From the 14th floor window of his office chambers, Brooklyn Federal Judge Jack Weinstein can glance out at his home borough. He’s been on the bench for close to 48 years, but even today he is “amazed that I’m a judge.”
With the Eastern District of New York celebrating its 150th year, theBrooklyn Daily Eagle sat down with Weinstein — the longest sitting judge in Brooklyn — who shared his reflections on the district and community’s evolution through the years, the court’s role in the democratic process and the complexities of cases heard in the district.
Weinstein may be one of the oldest sitting judges on the federal bench, but at 93, age is not much of a factor for the learned judge. Of course, Weinstein notes, there are some attributes of an aged person that are “bothersome,” but otherwise, “I feel the same way I did when I was 15 or 16 years old,” he said.
Weinstein came to the Eastern District in 1967 “when there were 3-4 active judges” and is now a part of one of the more diverse courts in the country. “Politically and socially, the district has changed enormously,” Weinstein said. “We now have a very well balanced court politically, and socially we have women, men, people of all races, religions, all backgrounds. It’s a very well balanced court, reflective of the [district’s] community.”
But Weinstein’s entry into the Brooklyn courthouse began long before his appointment to the bench by President Lyndon B. Johnson. Weinstein is a Brooklyn man through and through. “I came from Brooklyn; I grew up here. So, I’m interested in the community.” His Brooklyn background provides him with a unique perspective when reviewing cases. “I [may] be more empathetic to people in the district,” he said.
But being a judge in the borough of his youth was not always the goal.
“I wanted to be a garbage collector when I was much younger, because they collected all kinds of toys,” the judge said jovially. “But during the Depression until the end of the war, I was just trying to make a living, and up until the time I started in law I was scrounging around to get bread on the family’s table. Things were kind of tough.”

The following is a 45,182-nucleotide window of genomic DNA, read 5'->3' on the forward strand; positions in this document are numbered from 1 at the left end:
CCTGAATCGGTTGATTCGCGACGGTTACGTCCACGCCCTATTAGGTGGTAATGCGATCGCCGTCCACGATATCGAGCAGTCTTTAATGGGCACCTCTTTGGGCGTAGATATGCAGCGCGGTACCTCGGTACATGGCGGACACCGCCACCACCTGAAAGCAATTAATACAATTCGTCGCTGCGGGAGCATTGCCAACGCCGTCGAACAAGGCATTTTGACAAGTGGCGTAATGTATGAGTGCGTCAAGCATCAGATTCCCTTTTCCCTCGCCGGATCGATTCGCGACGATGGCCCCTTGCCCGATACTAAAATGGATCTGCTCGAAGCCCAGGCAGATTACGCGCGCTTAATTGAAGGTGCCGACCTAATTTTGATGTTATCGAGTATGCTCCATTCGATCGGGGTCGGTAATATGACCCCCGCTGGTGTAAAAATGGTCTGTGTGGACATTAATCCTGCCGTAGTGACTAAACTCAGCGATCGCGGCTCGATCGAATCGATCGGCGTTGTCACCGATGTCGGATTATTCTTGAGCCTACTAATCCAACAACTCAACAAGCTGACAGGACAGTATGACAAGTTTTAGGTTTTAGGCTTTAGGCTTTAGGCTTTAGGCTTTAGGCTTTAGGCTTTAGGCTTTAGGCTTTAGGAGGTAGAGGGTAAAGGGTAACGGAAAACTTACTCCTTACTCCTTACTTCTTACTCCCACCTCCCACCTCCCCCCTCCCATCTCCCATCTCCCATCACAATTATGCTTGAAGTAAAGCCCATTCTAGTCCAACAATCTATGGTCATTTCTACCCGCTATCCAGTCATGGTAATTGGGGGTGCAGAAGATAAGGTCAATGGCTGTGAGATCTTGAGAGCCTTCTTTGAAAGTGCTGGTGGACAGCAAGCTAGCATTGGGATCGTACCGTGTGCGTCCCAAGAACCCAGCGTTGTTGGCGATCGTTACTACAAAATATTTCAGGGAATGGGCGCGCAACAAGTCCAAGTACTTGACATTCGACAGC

Weinstein was born in 1921 in Wichita, KS, and moved to Brooklyn around the age of 5.
Things were tough even as Weinstein made his was way through school, but Weinstein’s own form of Brooklynexceptionalism provided the Brooklyn-based judge with a particular level of confidence. “I was an officer during [WWII]. I had seen people from all over the country and I realized that although I came from relatively poor people from Brooklyn, that I was as good as anyone else in the country.”
Weinstein was a member of the U.S. Navy from 1943-46, retiring as a full Lieutenant. He served as a submarine officer, mostly in the Pacific, and saw first-hand the complexities of war. That experience has made Weinstein acutely aware of the nuances within war-related — or in today’s environment, terror-related —cases.
Since 9/11, the Eastern District has been the host to a significant number of terrorism related cases — both civil and criminal — and Weinstein has played a judicial role in few. A Brooklyn Daily Eagle report showed that as of January 2013, at least 14 terror-related cases have been arraigned, adjudicated or otherwise heard in the district.